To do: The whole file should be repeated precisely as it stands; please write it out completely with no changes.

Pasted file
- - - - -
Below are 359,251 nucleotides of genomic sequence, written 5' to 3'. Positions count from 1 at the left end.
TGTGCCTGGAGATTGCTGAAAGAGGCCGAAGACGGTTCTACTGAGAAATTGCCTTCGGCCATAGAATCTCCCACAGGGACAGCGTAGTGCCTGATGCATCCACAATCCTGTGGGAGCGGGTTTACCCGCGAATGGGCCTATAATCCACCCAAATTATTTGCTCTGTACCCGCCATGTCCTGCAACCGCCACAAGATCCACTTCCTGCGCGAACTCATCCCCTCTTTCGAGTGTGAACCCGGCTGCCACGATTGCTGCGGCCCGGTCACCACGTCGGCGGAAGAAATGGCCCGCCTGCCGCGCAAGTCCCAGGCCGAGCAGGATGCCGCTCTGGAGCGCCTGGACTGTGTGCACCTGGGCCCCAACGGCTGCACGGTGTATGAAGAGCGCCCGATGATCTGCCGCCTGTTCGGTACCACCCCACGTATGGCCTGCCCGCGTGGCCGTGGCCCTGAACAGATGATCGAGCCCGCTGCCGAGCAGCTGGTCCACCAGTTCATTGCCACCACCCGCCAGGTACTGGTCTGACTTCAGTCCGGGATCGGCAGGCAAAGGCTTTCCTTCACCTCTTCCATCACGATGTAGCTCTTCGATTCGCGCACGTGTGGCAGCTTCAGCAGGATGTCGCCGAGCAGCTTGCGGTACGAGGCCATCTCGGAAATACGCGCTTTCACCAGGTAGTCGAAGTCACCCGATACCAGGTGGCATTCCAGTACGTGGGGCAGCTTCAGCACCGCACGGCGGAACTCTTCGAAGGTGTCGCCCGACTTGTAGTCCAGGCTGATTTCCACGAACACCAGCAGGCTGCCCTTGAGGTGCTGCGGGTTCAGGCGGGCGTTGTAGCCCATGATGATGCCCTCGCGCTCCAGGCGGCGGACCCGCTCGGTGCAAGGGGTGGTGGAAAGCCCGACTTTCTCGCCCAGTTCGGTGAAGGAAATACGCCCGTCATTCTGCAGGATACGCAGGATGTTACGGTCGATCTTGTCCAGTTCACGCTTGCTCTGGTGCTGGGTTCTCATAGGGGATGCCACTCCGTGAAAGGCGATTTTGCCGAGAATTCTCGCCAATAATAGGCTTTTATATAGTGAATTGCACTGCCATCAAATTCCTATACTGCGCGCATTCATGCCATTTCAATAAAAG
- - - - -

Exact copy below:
Below are 359,251 nucleotides of genomic sequence, written 5' to 3'. Positions count from 1 at the left end.
TGTGCCTGGAGATTGCTGAAAGAGGCCGAAGACGGTTCTACTGAGAAATTGCCTTCGGCCATAGAATCTCCCACAGGGACAGCGTAGTGCCTGATGCATCCACAATCCTGTGGGAGCGGGTTTACCCGCGAATGGGCCTATAATCCACCCAAATTATTTGCTCTGTACCCGCCATGTCCTGCAACCGCCACAAGATCCACTTCCTGCGCGAACTCATCCCCTCTTTCGAGTGTGAACCCGGCTGCCACGATTGCTGCGGCCCGGTCACCACGTCGGCGGAAGAAATGGCCCGCCTGCCGCGCAAGTCCCAGGCCGAGCAGGATGCCGCTCTGGAGCGCCTGGACTGTGTGCACCTGGGCCCCAACGGCTGCACGGTGTATGAAGAGCGCCCGATGATCTGCCGCCTGTTCGGTACCACCCCACGTATGGCCTGCCCGCGTGGCCGTGGCCCTGAACAGATGATCGAGCCCGCTGCCGAGCAGCTGGTCCACCAGTTCATTGCCACCACCCGCCAGGTACTGGTCTGACTTCAGTCCGGGATCGGCAGGCAAAGGCTTTCCTTCACCTCTTCCATCACGATGTAGCTCTTCGATTCGCGCACGTGTGGCAGCTTCAGCAGGATGTCGCCGAGCAGCTTGCGGTACGAGGCCATCTCGGAAATACGCGCTTTCACCAGGTAGTCGAAGTCACCCGATACCAGGTGGCATTCCAGTACGTGGGGCAGCTTCAGCACCGCACGGCGGAACTCTTCGAAGGTGTCGCCCGACTTGTAGTCCAGGCTGATTTCCACGAACACCAGCAGGCTGCCCTTGAGGTGCTGCGGGTTCAGGCGGGCGTTGTAGCCCATGATGATGCCCTCGCGCTCCAGGCGGCGGACCCGCTCGGTGCAAGGGGTGGTGGAAAGCCCGACTTTCTCGCCCAGTTCGGTGAAGGAAATACGCCCGTCATTCTGCAGGATACGCAGGATGTTACGGTCGATCTTGTCCAGTTCACGCTTGCTCTGGTGCTGGGTTCTCATAGGGGATGCCACTCCGTGAAAGGCGATTTTGCCGAGAATTCTCGCCAATAATAGGCTTTTATATAGTGAATTGCACTGCCATCAAATTCCTATACTGCGCGCATTCATGCCATTTCAATAAAAG